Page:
The 5 Key Elements of a Great Direct Mail Sales Piece
Grow Your Business, Not Your Inbox
In his book The Direct Mail Solution, direct marketing expert and entrepreneur Craig Simpson provides easy-to-follow solutions for creating direct mail campaigns that work! In this edited excerpt, the author outlines why you should write your own sales piece and how to get started.
If you've never written a sales piece before, it might seem like an impossible task. But let me tell you why you would be the perfect one to write the sales copy for your business.
- You understand your product or service. You know its strong points and weaknesses. You know what makes it unique and better than anything else out there.
- You love your product or service. You have great enthusiasm for it. You probably think about it every waking hour, and maybe you even dream about it at night. It's that positive energy that readers pick up on that makes them want to know more about the product and what it can do for them.
- You're familiar with your competition. You know their strengths and weaknesses and why what you offer is a superior product.
- You understand your prospects. You know why they need your product, what problem they have that it can solve for them, what they're looking for specifically, and how your product is designed to meet their need.
- You know the story of the product -- how your passion for some idea drove you to create it or get involved with it. Stories make great sales pieces. They grab people's interest and get them hooked so they'll keep reading all the way to the end and finally place the order.
In other words, you're the best resource for all the information that's going to be the basis of your winning sales piece.
Good sales copywriting is often informal and comes from the heart. If you can talk about your product to other people, there's no reason why you can't jot down your ideas and turn them into a written sales piece.
Once you get started, it can actually be fun. Every time you come up with a great idea to add, like a new benefit, and every time you come up with an exciting new way to describe your product, you'll quickly jot it down, and the more you do, the more ideas you'll get. Start writing down points as they come to you throughout the day. Think of customers who've used your product or service and had a good experience so you can throw in some examples.
Then all you have to do is gather your notes--it's like assembling a jigsaw puzzle. You start putting all the pieces together in the right order, and before you know it, you have a sales piece. You just have to polish it up a bit and you'll be ready to go.
If you're going to create your own sales copy, start by putting together a collection of sales pieces that appeal to you. You probably receive mailings every day from companies. Which ones grab your interest or have a tone that appeals to you? What are the elements of the piece that really capture your interest or make it seem convincing? What is it that clinches the deal for you? Spend some time studying them carefully.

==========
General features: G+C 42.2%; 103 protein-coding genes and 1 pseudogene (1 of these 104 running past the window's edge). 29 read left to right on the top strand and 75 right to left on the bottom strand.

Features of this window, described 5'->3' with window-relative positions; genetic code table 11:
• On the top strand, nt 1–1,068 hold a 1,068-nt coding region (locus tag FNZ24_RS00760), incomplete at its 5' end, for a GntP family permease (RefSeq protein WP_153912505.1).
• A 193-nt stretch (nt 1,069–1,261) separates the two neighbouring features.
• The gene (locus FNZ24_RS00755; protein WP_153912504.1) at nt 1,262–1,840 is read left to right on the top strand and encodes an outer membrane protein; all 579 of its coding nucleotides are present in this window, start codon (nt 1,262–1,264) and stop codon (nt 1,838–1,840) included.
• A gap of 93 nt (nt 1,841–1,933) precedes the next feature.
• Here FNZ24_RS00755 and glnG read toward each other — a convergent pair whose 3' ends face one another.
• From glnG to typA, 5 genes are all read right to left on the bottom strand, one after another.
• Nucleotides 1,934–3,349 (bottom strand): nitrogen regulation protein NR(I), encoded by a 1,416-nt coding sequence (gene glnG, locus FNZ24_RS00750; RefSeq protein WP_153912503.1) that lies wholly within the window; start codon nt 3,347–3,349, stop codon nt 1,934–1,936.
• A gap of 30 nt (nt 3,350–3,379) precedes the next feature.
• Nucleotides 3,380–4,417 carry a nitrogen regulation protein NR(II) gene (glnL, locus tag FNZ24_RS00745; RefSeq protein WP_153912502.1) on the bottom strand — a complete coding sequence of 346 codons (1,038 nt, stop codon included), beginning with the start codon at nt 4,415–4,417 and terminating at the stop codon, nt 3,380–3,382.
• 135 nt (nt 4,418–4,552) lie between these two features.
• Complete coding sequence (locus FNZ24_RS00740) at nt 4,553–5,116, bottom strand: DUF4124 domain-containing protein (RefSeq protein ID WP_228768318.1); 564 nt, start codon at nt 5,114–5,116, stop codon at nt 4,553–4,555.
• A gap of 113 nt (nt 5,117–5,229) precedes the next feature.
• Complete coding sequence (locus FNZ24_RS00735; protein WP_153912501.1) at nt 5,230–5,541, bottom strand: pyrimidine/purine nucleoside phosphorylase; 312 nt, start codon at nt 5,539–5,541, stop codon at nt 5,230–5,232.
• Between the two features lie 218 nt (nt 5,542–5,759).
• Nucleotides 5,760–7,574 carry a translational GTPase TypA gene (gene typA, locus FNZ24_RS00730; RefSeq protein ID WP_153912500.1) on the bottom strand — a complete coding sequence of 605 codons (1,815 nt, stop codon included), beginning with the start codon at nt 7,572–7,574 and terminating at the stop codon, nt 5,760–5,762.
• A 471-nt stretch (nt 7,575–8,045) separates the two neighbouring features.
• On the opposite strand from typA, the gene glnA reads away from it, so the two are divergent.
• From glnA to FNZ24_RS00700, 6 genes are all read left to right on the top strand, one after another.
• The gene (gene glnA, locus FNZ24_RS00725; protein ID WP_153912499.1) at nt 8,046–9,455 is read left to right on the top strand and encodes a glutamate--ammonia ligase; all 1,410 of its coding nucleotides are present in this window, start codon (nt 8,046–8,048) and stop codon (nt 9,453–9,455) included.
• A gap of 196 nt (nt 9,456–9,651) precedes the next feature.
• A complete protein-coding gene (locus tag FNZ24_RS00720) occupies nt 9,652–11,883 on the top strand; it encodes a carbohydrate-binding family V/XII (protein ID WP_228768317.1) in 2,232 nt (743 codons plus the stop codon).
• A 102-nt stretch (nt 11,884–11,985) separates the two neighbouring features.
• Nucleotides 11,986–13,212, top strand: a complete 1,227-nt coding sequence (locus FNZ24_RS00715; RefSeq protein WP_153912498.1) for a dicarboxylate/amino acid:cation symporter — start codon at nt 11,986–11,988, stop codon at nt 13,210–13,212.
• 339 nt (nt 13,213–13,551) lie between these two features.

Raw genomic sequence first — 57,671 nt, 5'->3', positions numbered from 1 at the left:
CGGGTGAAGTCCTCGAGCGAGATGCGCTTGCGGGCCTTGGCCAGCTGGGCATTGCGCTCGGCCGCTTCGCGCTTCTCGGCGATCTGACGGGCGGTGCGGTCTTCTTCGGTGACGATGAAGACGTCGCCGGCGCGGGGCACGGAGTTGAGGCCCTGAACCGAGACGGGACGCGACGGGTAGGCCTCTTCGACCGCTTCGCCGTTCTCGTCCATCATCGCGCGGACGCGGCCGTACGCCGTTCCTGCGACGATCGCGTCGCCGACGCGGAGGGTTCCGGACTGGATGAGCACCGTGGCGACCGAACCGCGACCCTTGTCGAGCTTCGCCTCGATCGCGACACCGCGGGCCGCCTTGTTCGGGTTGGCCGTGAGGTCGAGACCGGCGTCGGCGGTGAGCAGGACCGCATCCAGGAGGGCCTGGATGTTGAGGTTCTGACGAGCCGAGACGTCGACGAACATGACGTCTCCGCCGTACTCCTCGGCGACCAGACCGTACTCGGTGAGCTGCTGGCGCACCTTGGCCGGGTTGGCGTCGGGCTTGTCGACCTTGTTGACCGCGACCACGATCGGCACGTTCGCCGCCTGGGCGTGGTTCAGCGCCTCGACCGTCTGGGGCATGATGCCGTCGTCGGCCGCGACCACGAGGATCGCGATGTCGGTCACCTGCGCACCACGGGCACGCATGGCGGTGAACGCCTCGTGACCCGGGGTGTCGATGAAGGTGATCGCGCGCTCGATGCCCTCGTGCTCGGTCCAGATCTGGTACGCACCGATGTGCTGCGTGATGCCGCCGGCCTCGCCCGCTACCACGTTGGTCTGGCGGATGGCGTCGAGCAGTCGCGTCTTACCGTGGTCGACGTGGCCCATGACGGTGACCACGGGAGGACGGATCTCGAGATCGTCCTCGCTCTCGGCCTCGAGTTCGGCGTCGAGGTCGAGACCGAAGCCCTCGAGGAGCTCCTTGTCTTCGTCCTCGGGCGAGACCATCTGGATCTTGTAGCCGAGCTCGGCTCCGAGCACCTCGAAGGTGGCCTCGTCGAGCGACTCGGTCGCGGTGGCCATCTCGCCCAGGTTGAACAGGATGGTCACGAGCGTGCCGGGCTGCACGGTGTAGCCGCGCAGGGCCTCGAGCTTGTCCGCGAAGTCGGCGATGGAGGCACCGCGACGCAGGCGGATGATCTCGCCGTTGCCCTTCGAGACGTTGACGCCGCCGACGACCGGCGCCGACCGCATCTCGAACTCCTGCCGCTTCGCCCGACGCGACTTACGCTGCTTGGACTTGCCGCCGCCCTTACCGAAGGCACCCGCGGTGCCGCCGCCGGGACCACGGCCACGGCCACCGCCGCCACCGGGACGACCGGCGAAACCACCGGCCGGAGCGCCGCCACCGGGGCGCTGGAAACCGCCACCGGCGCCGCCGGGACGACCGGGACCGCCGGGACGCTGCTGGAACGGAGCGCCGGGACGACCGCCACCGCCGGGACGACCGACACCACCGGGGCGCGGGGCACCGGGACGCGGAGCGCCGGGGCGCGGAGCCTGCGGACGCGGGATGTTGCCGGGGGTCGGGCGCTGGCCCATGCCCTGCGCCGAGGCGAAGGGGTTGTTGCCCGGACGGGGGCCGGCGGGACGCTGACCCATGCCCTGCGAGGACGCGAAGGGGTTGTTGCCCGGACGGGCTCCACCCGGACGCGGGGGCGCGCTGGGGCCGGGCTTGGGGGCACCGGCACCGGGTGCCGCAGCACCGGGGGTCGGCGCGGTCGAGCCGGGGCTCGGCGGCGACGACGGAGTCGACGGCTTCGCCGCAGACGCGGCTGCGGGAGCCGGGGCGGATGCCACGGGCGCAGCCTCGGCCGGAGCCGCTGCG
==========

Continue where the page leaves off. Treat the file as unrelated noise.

Think about the following elements that will influence how you write the piece:
1. The message. What is your product about? What does it do? What makes it special? Why would someone want to buy your product? What's the benefit to them of buying it?
2. The audience. Who will be receiving the sales piece? What are they after? What do they already know, and what will you have to explain to them? What do you believe will appeal to them about your product?
3. The offer. What's the specific offer in the sales piece? Are you offering a special price or an added bonus? What will people receive if they order now instead of waiting? It's usually good to have an irresistible offer with a time limit to encourage a quick response. You want them to order now! Give them an incentive to do so. And make sure you have a clear call to action--step-by-step instructions for what you want the reader to do next.
4. The voice. Every sales piece has a "voice." It may be personal or impersonal. It may sound like it's coming from the owner of the company or from a third party. It can sound urgent, scary, encouraging, humorous. It can say "I'm just like you" or "I know how to help you." Above all, you want the piece to make you sound believable and trustworthy.
5. The lingo. You want the piece to speak the language of your audience. If there are certain buzzwords or certain specific expressions that should be used, use them judiciously; you don't want to overdo it. But if you're writing to a general audience who will be put off by buzzwords, don't use them.
In general, if your sales piece makes potential buyers feel that you're talking directly to them, that you understand their needs, that you have a unique solution to their problems, that you'll deliver on what you promise, and that you have a great offer, you'll be well on your way to receiving a great response from your sales letter.